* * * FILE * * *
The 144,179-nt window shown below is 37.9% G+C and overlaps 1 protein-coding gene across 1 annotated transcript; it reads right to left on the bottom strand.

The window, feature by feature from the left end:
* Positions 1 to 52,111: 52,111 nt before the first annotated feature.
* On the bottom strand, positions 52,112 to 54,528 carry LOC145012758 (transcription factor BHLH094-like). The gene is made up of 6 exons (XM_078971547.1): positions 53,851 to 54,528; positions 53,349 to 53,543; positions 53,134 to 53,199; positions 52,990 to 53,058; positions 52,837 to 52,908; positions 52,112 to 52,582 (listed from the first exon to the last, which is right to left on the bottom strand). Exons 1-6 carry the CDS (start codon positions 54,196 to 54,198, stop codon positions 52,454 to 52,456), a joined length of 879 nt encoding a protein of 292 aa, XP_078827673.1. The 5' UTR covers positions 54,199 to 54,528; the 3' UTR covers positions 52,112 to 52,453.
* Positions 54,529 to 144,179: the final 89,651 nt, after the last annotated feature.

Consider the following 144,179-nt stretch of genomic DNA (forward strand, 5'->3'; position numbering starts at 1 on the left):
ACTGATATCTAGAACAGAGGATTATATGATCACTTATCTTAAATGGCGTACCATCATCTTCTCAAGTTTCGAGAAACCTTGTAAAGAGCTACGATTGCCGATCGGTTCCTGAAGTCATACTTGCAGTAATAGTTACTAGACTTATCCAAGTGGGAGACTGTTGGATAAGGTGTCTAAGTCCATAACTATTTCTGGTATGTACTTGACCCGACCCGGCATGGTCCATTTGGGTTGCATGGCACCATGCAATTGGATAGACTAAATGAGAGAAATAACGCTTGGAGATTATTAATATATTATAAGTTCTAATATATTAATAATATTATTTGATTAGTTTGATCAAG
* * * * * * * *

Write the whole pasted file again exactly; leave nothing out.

The 144,179-nt window shown below is 37.9% G+C and overlaps 1 protein-coding gene across 1 annotated transcript; it reads right to left on the bottom strand.

The window, feature by feature from the left end:
* Positions 1 to 52,111: 52,111 nt before the first annotated feature.
* On the bottom strand, positions 52,112 to 54,528 carry LOC145012758 (transcription factor BHLH094-like). The gene is made up of 6 exons (XM_078971547.1): positions 53,851 to 54,528; positions 53,349 to 53,543; positions 53,134 to 53,199; positions 52,990 to 53,058; positions 52,837 to 52,908; positions 52,112 to 52,582 (listed from the first exon to the last, which is right to left on the bottom strand). Exons 1-6 carry the CDS (start codon positions 54,196 to 54,198, stop codon positions 52,454 to 52,456), a joined length of 879 nt encoding a protein of 292 aa, XP_078827673.1. The 5' UTR covers positions 54,199 to 54,528; the 3' UTR covers positions 52,112 to 52,453.
* Positions 54,529 to 144,179: the final 89,651 nt, after the last annotated feature.

Consider the following 144,179-nt stretch of genomic DNA (forward strand, 5'->3'; position numbering starts at 1 on the left):
ACTGATATCTAGAACAGAGGATTATATGATCACTTATCTTAAATGGCGTACCATCATCTTCTCAAGTTTCGAGAAACCTTGTAAAGAGCTACGATTGCCGATCGGTTCCTGAAGTCATACTTGCAGTAATAGTTACTAGACTTATCCAAGTGGGAGACTGTTGGATAAGGTGTCTAAGTCCATAACTATTTCTGGTATGTACTTGACCCGACCCGGCATGGTCCATTTGGGTTGCATGGCACCATGCAATTGGATAGACTAAATGAGAGAAATAACGCTTGGAGATTATTAATATATTATAAGTTCTAATATATTAATAATATTATTTGATTAGTTTGATCAAG